15 Birds That Spend Their Winters in Montana

A chubby mourning dove, Zenaida macroura, perches on an electricity wire in the backyard in the backyard.
© Jay Gao/Shutterstock.com

Written by Nixza Gonzalez

Published: November 12, 2023

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Montana has well over a dozen birds that stay during the winter, and several others that migrate to the state. Winters in Montana are cold and snowy. The coldest month in the state is January, when lows drop to 15°F. However, the coldest temperature ever recorded in the state was an appalling -70°F. Even with these chilling conditions, birds stay! Follow along to discover the 15 birds that spend their winters in Montana.

Red-breasted Nuthatches

Birds that look like robins: Red-breasted Nuthatch

People often mistake nuthatches for woodpeckers because of their long, pointed beaks and their foraging behavior.

©iStock.com/M. Leonard Photography

Starting our list of the 15 birds that spend their winters in Montana is the red-breasted nuthatch. This beautiful and small nuthatch is listed as Least Concern on the IUCN Red List. In Montana, you can find these adorable birds in coniferous forests. They have short tails and almost no necks. Red-breasted nuthatches vary a little in appearance depending on the sex. Males are more vibrant with a black crown, while female red-breasted nuthatches have gray crowns.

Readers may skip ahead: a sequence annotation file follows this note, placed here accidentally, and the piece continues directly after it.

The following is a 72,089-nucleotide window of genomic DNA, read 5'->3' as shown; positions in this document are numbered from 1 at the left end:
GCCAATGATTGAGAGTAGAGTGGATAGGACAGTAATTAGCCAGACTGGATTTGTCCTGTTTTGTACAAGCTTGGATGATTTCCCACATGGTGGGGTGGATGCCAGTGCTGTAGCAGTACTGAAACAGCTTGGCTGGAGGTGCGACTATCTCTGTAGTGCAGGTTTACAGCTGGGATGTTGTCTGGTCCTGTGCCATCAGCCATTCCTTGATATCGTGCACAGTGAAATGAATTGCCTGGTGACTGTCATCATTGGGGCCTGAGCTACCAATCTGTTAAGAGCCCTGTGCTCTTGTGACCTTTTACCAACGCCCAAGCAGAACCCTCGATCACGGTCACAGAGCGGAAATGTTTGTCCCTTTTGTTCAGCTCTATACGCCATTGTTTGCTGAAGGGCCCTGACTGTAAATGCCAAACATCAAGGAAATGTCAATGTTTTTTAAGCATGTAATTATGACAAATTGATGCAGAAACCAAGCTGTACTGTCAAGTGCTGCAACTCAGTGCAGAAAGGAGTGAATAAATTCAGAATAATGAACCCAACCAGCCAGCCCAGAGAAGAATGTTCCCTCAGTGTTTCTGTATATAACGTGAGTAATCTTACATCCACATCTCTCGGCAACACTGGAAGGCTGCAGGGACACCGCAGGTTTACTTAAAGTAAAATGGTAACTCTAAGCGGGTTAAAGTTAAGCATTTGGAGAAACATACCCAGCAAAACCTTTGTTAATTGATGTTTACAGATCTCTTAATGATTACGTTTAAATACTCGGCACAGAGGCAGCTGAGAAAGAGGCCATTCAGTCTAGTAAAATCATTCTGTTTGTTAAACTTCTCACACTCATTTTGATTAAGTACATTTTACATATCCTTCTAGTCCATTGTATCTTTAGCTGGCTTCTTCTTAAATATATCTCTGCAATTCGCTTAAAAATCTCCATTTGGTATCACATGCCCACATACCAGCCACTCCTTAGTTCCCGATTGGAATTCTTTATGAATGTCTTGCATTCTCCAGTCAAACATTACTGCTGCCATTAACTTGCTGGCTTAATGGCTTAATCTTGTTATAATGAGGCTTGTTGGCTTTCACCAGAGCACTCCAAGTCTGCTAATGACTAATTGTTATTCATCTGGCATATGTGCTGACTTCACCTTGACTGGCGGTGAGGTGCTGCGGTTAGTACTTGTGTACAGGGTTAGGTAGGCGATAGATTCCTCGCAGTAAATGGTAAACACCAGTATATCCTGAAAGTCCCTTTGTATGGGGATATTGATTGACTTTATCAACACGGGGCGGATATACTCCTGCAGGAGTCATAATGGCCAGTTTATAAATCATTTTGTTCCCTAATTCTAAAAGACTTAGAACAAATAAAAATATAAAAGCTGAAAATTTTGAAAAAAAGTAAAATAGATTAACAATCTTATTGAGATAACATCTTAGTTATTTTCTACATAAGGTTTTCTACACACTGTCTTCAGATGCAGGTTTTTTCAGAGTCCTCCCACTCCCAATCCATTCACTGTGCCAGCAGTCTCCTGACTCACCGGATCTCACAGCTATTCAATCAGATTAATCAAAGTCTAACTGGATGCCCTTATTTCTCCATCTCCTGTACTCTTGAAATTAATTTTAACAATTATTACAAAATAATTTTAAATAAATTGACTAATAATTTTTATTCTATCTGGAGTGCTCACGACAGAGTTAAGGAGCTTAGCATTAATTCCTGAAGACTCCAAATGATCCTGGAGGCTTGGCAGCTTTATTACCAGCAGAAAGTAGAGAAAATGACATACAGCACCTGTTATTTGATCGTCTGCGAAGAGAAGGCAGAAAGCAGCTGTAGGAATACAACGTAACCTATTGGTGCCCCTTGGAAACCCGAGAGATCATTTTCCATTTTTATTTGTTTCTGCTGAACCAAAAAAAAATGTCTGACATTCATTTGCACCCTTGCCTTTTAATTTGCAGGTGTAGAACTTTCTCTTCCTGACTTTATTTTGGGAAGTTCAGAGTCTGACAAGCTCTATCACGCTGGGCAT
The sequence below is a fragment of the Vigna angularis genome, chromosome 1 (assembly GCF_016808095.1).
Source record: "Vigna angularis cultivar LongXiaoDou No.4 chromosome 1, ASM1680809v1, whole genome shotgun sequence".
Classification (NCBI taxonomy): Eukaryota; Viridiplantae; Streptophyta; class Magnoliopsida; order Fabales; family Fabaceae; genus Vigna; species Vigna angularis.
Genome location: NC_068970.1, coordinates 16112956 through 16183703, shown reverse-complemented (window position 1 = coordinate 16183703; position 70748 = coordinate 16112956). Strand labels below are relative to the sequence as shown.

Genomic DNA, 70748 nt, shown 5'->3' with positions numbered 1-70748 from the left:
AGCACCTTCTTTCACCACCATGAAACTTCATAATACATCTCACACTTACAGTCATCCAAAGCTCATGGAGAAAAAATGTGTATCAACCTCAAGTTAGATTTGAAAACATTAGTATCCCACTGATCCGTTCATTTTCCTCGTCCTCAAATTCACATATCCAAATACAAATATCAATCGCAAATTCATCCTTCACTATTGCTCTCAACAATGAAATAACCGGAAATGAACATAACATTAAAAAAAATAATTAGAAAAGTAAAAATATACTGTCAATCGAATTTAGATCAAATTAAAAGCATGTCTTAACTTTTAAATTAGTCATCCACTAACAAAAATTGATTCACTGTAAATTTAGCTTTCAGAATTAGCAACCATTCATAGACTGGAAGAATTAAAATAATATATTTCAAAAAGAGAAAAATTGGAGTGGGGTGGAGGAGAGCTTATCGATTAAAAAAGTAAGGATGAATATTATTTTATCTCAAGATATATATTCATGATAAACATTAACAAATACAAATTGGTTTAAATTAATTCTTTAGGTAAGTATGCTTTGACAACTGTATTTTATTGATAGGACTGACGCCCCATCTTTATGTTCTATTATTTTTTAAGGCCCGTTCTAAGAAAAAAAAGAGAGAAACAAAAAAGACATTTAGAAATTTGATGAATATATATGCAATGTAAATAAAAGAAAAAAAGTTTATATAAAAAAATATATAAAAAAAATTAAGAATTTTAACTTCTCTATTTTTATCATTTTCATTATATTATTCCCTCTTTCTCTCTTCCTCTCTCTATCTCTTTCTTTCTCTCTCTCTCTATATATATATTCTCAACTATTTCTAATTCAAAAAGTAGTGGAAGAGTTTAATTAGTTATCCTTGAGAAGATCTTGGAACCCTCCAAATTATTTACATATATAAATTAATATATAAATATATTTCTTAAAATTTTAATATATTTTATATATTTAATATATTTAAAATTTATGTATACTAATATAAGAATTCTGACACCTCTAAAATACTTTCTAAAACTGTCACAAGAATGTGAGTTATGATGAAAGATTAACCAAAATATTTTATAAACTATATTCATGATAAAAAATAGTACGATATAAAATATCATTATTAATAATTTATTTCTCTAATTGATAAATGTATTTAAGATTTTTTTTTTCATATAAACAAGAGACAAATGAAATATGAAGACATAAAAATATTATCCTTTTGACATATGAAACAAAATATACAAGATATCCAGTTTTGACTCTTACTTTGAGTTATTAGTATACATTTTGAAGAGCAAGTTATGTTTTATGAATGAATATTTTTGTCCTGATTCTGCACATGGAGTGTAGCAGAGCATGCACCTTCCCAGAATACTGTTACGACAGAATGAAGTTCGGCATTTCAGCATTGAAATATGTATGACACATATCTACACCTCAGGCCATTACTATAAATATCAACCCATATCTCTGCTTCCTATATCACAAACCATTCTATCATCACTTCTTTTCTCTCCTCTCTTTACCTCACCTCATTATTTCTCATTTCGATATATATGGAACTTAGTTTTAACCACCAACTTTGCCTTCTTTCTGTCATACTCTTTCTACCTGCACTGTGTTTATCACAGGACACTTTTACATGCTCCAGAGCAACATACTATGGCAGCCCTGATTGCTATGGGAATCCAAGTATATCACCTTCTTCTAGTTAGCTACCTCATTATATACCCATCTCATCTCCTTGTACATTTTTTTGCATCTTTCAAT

Generally, these birds are about 4.3 inches long and weigh as little as 0.3 ounces. Their wingspans are a little under 8 inches long. Red-breasted nuthatches are fast fliers and spend a lot of time on trees. When climbing down, they start headfirst.

Rough-legged Hawks

Rough-Legged Hawk

The rough-legged hawk (Buteo lagopus), also known as the rough-legged buzzard, lives on three continents across 50 countries.

©1,024 × 713 pixels, file size: 355 KB, MIME type: image/jpeg – Original / License

Another incredible bird that lives in Montana during winter is the rough-legged hawk. These birds are fairly large with a wingspan of up to 54.3 inches. Rough-legged hawks are also 18 to 20.5 inches long and may weigh as much as 50 ounces. They are slightly smaller than a red-tailed hawk.

Although these large hawks nest in Alaska and Canada, during the cold winters, they fly through the continental United States, including Montana. In Montana, you can see these large birds from October through March, or sometimes as late as April.

American Tree Sparrow

American tree sparrows are also called winter sparrows.

©Jukka Jantunen/Shutterstock.com